OUP user menu

Nutrition and Health Communication: The Message and the Media Over Half a Century

Jeanne P. Goldberg
DOI: http://dx.doi.org/10.1111/j.1753-4887.1992.tb01272.x 71-77 First published online: 1 March 1992

Abstract

The diet-health message for the 1990s has become complex, changing from the simple directives of previous decades as scientific evidence has evolved. If today's consumers are more knowledgeable, they are also more confused. The confusion stems not only from the complexity of the message, but also from the fact that the various groups and organizations developing it respond to the challenge from their own perspectives. Added to this are the constraints of the various media (print, radio, and television) that deliver the message. For consumers, the result has been not only confusion but, at times, outright rejection of reasonable recommendations. The more that health professionals in academia, government, and voluntary organizations, food producers, and health reporters can agree on a set of clear, consistent, focused, and positive messages based on current scientific knowledge, the sooner recommendations for a healthful diet will be accepted and followed.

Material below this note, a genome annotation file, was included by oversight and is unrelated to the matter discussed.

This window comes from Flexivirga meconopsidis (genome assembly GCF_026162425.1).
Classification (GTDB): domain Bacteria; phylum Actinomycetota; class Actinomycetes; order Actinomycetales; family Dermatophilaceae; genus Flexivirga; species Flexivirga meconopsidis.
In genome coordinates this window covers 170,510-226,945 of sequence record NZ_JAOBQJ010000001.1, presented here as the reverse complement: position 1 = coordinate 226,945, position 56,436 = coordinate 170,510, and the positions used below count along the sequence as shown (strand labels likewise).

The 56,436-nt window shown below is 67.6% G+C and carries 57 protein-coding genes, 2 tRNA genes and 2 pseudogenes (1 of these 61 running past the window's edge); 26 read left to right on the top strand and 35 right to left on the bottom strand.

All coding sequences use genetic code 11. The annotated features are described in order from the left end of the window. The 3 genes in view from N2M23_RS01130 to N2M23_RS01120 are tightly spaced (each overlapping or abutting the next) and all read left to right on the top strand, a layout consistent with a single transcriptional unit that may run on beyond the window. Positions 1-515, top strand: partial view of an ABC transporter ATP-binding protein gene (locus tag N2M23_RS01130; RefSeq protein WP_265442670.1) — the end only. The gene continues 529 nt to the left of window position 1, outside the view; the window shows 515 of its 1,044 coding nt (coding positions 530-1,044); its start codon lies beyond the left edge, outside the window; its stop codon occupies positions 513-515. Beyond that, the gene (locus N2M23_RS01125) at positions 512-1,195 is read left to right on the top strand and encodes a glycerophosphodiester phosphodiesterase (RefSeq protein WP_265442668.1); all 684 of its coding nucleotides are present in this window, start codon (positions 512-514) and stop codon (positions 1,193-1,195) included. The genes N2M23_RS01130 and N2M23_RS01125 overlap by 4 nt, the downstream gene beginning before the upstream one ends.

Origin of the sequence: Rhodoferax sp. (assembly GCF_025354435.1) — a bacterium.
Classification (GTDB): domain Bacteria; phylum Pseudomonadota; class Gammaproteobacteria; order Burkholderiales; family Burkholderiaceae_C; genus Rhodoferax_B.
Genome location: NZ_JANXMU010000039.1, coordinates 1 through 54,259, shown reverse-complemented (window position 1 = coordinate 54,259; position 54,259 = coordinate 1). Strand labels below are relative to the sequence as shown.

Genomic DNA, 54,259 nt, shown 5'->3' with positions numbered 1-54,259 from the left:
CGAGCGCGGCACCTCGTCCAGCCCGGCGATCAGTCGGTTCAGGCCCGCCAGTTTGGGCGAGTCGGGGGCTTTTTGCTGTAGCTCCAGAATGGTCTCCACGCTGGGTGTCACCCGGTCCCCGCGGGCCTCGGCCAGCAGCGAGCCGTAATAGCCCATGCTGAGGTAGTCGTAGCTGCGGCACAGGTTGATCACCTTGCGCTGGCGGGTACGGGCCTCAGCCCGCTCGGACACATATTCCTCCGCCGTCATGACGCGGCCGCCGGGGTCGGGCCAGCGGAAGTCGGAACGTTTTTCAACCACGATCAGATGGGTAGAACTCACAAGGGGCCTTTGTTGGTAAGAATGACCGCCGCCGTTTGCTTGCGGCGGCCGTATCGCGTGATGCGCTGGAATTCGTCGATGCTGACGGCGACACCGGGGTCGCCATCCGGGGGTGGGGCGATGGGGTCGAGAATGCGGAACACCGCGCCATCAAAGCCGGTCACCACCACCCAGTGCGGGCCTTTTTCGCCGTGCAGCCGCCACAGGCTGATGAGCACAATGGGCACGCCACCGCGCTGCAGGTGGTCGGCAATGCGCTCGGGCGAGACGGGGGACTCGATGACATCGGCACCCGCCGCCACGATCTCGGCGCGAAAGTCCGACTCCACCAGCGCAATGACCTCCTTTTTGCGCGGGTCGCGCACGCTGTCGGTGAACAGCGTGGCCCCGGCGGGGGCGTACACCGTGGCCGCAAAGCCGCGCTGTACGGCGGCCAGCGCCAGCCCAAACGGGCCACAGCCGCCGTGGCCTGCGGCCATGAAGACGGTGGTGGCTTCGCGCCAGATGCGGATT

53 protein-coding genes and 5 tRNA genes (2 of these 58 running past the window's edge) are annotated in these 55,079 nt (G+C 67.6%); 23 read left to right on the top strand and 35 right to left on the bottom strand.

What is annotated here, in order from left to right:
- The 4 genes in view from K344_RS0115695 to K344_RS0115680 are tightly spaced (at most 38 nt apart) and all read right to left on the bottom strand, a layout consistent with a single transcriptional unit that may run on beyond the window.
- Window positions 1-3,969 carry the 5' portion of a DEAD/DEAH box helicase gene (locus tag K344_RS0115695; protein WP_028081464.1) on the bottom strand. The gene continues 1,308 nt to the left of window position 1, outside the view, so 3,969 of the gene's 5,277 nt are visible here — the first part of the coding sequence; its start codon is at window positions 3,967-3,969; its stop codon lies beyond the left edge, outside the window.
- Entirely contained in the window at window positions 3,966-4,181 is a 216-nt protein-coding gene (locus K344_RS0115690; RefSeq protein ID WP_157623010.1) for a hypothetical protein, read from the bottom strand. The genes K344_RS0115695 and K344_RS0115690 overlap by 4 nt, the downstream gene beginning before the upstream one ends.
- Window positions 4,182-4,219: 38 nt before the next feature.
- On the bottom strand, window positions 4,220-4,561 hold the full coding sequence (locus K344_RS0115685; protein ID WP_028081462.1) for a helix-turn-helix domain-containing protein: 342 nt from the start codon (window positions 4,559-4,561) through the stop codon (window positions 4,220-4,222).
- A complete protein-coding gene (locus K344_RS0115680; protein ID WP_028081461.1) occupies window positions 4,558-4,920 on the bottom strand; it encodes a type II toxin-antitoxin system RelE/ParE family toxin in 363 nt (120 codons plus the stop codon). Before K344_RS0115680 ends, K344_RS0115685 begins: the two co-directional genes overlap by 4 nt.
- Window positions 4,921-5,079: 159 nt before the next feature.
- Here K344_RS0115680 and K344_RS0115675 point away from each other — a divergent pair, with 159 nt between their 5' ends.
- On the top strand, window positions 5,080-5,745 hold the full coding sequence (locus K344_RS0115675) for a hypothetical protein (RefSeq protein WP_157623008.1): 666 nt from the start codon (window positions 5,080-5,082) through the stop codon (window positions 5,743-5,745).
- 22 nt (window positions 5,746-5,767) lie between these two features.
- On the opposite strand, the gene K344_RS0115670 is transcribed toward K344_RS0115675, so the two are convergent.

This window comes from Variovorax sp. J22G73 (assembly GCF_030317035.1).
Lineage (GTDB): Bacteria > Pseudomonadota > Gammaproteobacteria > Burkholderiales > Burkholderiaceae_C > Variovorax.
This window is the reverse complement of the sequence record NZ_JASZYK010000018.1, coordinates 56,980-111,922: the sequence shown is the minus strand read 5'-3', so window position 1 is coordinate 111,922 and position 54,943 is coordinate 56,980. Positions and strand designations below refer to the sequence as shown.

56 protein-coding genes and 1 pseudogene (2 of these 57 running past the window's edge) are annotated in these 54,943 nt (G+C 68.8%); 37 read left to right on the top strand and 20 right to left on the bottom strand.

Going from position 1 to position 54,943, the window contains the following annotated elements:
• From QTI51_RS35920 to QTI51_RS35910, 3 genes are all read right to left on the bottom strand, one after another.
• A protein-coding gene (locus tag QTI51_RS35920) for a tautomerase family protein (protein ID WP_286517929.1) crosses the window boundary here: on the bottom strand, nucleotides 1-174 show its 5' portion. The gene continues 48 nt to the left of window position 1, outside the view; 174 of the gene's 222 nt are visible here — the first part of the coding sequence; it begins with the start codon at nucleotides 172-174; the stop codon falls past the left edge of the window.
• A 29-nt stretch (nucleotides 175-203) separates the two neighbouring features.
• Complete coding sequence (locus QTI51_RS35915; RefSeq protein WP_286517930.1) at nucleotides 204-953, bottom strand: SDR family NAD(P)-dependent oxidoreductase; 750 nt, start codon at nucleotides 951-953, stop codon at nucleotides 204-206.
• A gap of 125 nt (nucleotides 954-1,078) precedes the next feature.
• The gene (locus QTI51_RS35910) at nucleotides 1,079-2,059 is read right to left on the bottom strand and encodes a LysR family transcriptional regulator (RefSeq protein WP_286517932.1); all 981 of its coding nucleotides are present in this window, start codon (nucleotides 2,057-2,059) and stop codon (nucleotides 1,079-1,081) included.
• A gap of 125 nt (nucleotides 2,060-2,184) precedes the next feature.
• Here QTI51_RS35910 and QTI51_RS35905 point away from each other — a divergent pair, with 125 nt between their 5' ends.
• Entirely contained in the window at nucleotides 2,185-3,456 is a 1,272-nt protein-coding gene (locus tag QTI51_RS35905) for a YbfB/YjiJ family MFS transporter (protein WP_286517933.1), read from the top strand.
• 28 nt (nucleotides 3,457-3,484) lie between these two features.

Log in through your institution